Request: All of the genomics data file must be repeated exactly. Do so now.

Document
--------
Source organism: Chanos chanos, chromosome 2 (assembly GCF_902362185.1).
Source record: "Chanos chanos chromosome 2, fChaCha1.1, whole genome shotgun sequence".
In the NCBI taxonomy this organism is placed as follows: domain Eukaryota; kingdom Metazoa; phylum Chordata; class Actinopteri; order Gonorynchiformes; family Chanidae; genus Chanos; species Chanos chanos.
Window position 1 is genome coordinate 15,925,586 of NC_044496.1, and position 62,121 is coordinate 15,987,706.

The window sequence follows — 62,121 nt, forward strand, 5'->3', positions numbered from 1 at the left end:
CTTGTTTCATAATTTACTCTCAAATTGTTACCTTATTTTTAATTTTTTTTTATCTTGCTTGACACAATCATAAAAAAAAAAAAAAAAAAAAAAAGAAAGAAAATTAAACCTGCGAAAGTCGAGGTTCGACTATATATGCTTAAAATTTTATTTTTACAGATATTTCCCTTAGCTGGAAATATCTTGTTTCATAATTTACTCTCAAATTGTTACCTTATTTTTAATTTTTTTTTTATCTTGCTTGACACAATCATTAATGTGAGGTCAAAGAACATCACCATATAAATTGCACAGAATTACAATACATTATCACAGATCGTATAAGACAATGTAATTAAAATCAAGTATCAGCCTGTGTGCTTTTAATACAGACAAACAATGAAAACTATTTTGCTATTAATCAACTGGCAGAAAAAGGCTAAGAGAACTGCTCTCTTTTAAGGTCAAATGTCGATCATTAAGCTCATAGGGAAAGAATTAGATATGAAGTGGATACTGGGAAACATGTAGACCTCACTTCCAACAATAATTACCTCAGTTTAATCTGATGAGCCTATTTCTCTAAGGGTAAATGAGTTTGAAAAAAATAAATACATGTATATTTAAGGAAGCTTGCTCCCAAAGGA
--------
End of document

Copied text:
Source organism: Chanos chanos, chromosome 2 (assembly GCF_902362185.1).
Source record: "Chanos chanos chromosome 2, fChaCha1.1, whole genome shotgun sequence".
In the NCBI taxonomy this organism is placed as follows: domain Eukaryota; kingdom Metazoa; phylum Chordata; class Actinopteri; order Gonorynchiformes; family Chanidae; genus Chanos; species Chanos chanos.
Window position 1 is genome coordinate 15,925,586 of NC_044496.1, and position 62,121 is coordinate 15,987,706.

The window sequence follows — 62,121 nt, forward strand, 5'->3', positions numbered from 1 at the left end:
CTTGTTTCATAATTTACTCTCAAATTGTTACCTTATTTTTAATTTTTTTTTATCTTGCTTGACACAATCATAAAAAAAAAAAAAAAAAAAAAAAGAAAGAAAATTAAACCTGCGAAAGTCGAGGTTCGACTATATATGCTTAAAATTTTATTTTTACAGATATTTCCCTTAGCTGGAAATATCTTGTTTCATAATTTACTCTCAAATTGTTACCTTATTTTTAATTTTTTTTTTATCTTGCTTGACACAATCATTAATGTGAGGTCAAAGAACATCACCATATAAATTGCACAGAATTACAATACATTATCACAGATCGTATAAGACAATGTAATTAAAATCAAGTATCAGCCTGTGTGCTTTTAATACAGACAAACAATGAAAACTATTTTGCTATTAATCAACTGGCAGAAAAAGGCTAAGAGAACTGCTCTCTTTTAAGGTCAAATGTCGATCATTAAGCTCATAGGGAAAGAATTAGATATGAAGTGGATACTGGGAAACATGTAGACCTCACTTCCAACAATAATTACCTCAGTTTAATCTGATGAGCCTATTTCTCTAAGGGTAAATGAGTTTGAAAAAAATAAATACATGTATATTTAAGGAAGCTTGCTCCCAAAGGA